Little habits can make a big impact on your marriage.
Things you never thought about when single, and don't really need to mind with your friends, can sneak up on you and drive a huge wedge between you and your partner.
So take these little tidbits of wisdom to heart before you tear what you have to shreds.
Marriage means major decisions get made by the both of you.
No making purchases that affect the other person without consulting them first. Maybe you've got that one down, but how about those smaller buys, or little decisions?
If you have a habit of buying, selling or deciding on the fly, even for small things, without letting your spouse know, you may be unwittingly undercutting his confidence in your partnership.
Make a phone call, send a text, tweet a pic. Just do something however small to let your spouse know you have them in mind when deciding to buy.
Little white lies
Saving face and keeping the peace often comes with a price.
Little white lies can slowly, but surely, destroy your husband's faith in your words. This can also soon have him second guessing you, or, worse, tuning you out completely.
You can be nice and honest at the same time, but if only one is possible, it's best to leave the lid on the lying box. Once opened, it may never fully be closed.
Even if what you're insisting on actually does need to be done, constant whiny reminders will do little to inspire love at the end of the day.
Nag-tag, or the nag and ignore game, can wreak havoc on a marriage because necessary items won't be tackled when they should be just as a show of power. If it needs to be said more than twice, re-think your strategy, or get someone else to take on the undone task.
Cutting off your partner in conversation is not only annoying, it shows a lack of respect for them and a lack of control in yourself.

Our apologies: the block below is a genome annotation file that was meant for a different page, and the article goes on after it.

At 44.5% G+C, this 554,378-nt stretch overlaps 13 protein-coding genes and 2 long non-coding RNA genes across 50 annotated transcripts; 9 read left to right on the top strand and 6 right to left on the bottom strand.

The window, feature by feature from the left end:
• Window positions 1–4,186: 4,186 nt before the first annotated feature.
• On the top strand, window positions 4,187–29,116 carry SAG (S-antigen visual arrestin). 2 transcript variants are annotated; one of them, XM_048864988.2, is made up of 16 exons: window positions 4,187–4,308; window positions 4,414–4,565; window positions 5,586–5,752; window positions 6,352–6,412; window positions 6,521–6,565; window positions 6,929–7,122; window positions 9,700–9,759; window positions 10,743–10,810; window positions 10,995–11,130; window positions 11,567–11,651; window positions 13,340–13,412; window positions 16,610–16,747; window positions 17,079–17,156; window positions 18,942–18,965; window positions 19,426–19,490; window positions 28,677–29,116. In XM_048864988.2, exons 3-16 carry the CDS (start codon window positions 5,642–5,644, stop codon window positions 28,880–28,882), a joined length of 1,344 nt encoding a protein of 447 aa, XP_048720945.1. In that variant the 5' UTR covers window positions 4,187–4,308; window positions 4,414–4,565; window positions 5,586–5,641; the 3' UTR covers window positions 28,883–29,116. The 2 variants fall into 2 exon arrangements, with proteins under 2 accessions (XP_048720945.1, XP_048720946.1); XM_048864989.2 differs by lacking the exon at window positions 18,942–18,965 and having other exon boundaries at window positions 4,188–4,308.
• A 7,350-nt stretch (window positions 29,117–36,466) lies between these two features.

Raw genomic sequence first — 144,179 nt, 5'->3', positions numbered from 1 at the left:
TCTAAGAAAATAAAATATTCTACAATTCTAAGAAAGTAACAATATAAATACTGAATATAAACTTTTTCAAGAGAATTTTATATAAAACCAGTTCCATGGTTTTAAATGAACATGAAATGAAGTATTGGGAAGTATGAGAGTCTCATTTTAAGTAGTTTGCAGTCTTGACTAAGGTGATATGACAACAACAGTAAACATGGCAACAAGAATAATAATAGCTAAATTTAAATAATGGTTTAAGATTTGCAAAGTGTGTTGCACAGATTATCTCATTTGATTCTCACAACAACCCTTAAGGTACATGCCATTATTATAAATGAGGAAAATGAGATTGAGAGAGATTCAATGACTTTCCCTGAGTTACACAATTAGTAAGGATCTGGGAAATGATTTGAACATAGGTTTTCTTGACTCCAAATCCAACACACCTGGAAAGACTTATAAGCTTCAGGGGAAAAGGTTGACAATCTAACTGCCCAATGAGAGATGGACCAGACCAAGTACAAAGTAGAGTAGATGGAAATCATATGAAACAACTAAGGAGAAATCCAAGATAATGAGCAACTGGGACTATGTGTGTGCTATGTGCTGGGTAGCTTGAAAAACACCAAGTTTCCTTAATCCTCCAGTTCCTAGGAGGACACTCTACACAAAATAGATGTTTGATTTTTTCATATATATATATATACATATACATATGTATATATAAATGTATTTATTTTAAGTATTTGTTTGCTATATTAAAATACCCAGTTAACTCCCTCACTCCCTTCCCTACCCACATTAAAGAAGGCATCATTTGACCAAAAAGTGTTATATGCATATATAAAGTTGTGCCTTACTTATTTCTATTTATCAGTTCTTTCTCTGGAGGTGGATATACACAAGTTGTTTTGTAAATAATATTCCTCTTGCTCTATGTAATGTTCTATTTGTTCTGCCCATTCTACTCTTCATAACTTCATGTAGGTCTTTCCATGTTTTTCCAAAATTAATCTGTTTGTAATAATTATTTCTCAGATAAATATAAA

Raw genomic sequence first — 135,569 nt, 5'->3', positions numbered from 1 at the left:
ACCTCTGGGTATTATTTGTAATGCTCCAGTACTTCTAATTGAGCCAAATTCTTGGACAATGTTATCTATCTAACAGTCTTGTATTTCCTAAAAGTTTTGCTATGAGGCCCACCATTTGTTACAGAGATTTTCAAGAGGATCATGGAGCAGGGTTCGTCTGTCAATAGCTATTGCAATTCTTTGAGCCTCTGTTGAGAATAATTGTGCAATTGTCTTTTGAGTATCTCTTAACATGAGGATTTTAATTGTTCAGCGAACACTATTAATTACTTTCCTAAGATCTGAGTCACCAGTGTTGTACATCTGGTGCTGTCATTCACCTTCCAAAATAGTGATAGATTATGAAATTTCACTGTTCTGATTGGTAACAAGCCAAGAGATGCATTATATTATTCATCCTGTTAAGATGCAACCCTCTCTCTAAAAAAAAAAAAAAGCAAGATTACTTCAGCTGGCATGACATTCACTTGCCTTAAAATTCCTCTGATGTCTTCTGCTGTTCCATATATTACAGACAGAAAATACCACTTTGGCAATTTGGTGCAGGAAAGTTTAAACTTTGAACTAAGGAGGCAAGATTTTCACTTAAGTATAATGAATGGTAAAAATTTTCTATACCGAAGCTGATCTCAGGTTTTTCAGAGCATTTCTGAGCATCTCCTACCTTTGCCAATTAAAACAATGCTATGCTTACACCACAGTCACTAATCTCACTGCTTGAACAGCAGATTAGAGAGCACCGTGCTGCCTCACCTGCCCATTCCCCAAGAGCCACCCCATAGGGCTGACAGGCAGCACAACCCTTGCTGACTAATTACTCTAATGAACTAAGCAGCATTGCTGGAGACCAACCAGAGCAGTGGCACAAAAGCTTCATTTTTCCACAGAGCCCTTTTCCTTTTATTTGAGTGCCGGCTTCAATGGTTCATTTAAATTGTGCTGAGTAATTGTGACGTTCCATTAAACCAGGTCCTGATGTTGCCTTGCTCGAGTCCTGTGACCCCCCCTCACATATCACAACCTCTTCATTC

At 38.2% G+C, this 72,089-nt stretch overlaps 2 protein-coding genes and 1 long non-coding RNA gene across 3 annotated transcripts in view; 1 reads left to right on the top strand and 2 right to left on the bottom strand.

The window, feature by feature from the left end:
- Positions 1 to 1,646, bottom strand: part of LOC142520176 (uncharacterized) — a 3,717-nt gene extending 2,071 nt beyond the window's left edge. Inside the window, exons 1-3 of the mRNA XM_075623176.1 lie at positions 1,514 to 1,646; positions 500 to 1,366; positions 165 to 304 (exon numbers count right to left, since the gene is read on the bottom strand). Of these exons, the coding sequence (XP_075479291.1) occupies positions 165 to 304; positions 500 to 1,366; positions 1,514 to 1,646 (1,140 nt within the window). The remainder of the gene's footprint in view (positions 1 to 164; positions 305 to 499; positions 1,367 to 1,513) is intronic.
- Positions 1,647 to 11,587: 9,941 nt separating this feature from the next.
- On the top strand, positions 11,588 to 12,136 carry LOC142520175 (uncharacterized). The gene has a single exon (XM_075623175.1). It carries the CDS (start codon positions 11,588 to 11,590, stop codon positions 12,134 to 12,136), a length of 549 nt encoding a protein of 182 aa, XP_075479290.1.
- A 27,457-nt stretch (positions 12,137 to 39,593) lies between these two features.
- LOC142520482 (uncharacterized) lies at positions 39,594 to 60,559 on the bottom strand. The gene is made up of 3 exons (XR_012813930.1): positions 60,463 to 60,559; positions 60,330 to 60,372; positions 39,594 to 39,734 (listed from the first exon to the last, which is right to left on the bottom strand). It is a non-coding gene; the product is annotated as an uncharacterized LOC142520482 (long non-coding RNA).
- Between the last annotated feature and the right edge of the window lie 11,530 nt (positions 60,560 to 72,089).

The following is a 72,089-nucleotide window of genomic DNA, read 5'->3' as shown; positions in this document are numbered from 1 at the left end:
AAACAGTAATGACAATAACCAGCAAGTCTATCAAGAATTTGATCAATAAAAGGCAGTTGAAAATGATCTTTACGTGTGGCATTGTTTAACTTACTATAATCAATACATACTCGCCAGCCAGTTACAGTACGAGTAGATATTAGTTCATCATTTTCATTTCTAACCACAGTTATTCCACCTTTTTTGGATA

The message you are sending your spouse, and anyone else in the room, is essentially: "What I say and think is more important or interesting than what you say or think."
It might be hard to keep this under control when conversations become lively or large, but if you do find yourself cutting in, excuse yourself, apologize and ask permission to continue.
Be careful with correction!
Make sure your spouse knows you are not questioning his or her intelligence, and there is no intent to show up, embarrass, or put him down. And of course, make sure any correction you attempt to make is actually accurate. No sense in starting trouble over nothing.
Use qualifiers like "I think," "I heard," or "I read a study" instead of "You're wrong, this is how it is." As this won't be taken well no matter how accurate the information is.
If you find your spouse unable to finish a sentence without you interrupting his thought, it's time to take a breather and decide if your information or your marriage is more important.
Do not compare your spouse to other people.
There is almost no way to perceive this positively, and without an air of criticism. Your partner is who he is, you are who you are, and it is unfair to ask them to be more like someone else.
Instead, ask him to build the kind of marriage you want to have with him. If this means more compassion, support, effort, etc., then he knows it's about the both of you having what you need, not other people having what you don't.
Mind what you say and how you behave toward the one you love. Think about how you feel when these things are done to you; not just once in a while, but consistently over time. Resentments built up and can rupture with little provocation. So keep these harmless habits under wraps.